Successful B2B marketers are twice as likely to think long-term, but the pressure to deliver immediate results remains intense. To tackle the growing effectiveness gap, we need to balance the long and the short term.
If you market your products and services across different countries, you likely encounter the discussion of global vs. local or standardization vs. localization. There is no one-size-fits-all answer. The delicate balances are dictated by:
- organization structure
- roles and division of responsibilities
- management preference and budget allocation
If the products are heterogeneous, messaging and creative development of campaigns will naturally tend toward more customization. If the budget is more centralized, assets are likely to be managed at the corporate level. In addition, headcount, roles, and responsibilities can also influence the balance of global vs. local.
These days, more than ever, engagement is key to digital marketing. Algorithms reward engagement and interactions, audiences are more likely to see and respond to content based on engagement. If you’re not generating a level of interaction, you’re limiting your potential in a range of ways, especially on social media.
I mean, it is called ‘social’ media for a reason.
The same is also true for B2B organizations – according to a CMI report, 71% of B2B companies say that the main focus of their content marketing efforts is to generate engagement.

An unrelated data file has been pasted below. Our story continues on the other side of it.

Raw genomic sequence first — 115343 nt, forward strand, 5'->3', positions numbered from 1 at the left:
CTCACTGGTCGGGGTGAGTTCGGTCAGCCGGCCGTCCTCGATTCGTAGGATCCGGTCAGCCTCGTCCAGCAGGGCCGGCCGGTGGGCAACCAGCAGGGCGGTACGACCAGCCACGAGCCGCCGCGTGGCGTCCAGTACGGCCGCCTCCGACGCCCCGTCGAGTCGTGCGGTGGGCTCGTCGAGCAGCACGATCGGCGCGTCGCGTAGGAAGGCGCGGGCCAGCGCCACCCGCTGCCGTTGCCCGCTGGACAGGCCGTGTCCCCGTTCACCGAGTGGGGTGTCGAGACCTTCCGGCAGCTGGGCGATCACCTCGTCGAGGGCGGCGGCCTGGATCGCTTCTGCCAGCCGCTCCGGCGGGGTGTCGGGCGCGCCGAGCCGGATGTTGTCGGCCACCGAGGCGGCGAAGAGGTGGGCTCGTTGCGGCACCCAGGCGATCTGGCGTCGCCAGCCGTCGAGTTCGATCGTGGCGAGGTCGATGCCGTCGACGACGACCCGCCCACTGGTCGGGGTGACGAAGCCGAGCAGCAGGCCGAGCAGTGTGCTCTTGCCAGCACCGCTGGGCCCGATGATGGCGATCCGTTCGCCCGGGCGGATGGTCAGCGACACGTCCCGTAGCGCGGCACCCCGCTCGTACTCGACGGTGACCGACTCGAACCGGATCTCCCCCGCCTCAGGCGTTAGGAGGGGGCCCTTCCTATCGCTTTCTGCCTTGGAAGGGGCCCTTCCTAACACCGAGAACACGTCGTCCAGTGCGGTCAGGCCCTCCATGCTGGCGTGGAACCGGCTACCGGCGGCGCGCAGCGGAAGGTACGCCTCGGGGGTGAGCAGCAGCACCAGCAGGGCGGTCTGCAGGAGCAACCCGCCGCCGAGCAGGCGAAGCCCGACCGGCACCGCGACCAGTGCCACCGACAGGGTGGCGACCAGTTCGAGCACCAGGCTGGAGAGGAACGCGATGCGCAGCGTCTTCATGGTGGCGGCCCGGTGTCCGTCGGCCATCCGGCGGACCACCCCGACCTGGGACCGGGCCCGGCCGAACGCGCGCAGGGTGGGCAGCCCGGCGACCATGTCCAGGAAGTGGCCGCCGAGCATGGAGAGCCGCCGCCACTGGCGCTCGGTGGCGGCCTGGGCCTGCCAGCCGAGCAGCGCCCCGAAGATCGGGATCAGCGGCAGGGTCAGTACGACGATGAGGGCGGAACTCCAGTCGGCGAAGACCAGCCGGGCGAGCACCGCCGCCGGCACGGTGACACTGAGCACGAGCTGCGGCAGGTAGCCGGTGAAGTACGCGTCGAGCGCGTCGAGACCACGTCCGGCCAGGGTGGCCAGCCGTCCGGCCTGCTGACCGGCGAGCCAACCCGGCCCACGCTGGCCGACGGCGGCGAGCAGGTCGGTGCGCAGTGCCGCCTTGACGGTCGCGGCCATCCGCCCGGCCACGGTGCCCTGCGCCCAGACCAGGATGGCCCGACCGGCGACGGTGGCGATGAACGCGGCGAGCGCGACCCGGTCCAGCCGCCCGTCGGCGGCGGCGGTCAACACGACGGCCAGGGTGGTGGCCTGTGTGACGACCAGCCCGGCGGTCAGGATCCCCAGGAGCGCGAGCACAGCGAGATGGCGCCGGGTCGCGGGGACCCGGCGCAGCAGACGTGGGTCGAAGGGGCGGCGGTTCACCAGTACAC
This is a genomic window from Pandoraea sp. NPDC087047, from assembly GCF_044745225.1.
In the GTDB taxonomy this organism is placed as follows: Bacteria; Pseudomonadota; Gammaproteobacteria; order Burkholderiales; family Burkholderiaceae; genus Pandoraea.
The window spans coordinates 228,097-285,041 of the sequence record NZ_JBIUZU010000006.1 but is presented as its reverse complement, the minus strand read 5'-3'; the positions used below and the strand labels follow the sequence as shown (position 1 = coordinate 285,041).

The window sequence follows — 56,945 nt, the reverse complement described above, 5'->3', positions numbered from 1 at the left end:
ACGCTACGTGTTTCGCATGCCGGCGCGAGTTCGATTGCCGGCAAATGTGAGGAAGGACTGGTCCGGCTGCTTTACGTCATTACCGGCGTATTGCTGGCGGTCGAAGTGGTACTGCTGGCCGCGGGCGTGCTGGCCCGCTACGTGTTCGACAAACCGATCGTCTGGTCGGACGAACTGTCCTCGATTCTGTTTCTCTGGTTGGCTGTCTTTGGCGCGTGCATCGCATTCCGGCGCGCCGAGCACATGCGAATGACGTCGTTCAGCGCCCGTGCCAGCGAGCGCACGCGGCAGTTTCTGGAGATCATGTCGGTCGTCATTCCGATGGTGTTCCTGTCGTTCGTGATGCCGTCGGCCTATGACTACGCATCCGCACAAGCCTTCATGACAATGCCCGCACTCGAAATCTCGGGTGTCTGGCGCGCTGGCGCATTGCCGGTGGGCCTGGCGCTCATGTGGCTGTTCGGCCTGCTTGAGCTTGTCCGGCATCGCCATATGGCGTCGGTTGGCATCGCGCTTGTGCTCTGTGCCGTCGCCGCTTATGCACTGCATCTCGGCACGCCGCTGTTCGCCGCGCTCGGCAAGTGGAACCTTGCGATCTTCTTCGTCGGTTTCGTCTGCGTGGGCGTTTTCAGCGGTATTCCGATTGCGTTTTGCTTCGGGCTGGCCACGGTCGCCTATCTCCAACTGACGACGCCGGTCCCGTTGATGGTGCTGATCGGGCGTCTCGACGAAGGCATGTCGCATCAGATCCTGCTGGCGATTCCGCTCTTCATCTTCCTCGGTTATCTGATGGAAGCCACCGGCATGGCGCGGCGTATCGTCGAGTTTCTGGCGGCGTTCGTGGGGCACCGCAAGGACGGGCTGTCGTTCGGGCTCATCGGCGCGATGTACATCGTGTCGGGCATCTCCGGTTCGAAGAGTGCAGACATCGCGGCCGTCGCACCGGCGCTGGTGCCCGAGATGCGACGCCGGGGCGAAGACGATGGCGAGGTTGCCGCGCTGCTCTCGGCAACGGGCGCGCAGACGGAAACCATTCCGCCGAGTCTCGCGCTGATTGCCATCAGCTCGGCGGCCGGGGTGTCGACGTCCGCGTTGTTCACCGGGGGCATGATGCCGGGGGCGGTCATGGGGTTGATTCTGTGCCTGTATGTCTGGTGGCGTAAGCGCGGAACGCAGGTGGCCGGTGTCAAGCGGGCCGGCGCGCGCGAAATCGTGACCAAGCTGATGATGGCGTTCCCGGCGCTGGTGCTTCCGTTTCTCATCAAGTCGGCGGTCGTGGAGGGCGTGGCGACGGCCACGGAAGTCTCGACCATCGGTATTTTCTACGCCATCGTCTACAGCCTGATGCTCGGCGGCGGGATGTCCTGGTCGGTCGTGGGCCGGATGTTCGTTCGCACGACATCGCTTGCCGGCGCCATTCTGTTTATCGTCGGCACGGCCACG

The era of social media self-regulation is over
With regulation on the horizon and government scrutiny reaching fever-pitch, the social media giants are already struggling to back up their claims to being guardians of free speech that have no responsibility for the content posted on their platforms. In a world of data breaches, hacking and fake news, social media giants will need to take greater responsibility for their communities if they are to avoid hefty regulation over the next 12 months. The calls for change are mounting and in 2019 failing react to the concerns of society at large will no longer be an option.
By Sarah Vizard, News editor Marketing Week
The majority of marketers are prioritising short-term tactics over long-term strategy, while finance bosses believe marketing is still based on short-term impact.
According to a survey of the marketing industry by the IPA and ISBA, 75% of marketers and 73% of agencies agree that short-term tactical needs often take priority over longer-term objectives. Some 58% of marketers and 43% of agencies agree marketing direction regularly changes to meet the demands of the marketplace, with just 22% and 26% respectively disagreeing.
By Judith O’Leary, managing director at Represent
According to Hubspot, 47% of buyers engage with 3-5 pieces of content before directly engaging with a company. What does this mean? It means that content is key to any digital marketing strategy. By having a clear approach to all aspects of your content creation, your business will be in a much stronger position when it comes to engaging and converting leads to customers.
By Helen Edwards, columnist at Marketing Week
The best marketing practitioners develop strategies based on sound theory, but they are pragmatists when it comes to driving it through.
Two things make marketing difficult: theory and practice. Of the disciplines around the boardroom table it can be the stickiest in study and the thorniest in application.
What makes marketing theory so tormenting to grapple with is its diffuse and protean contextual backdrop: the swirling chaos of markets combined with mercurial human behaviour. Where are the enduring truths?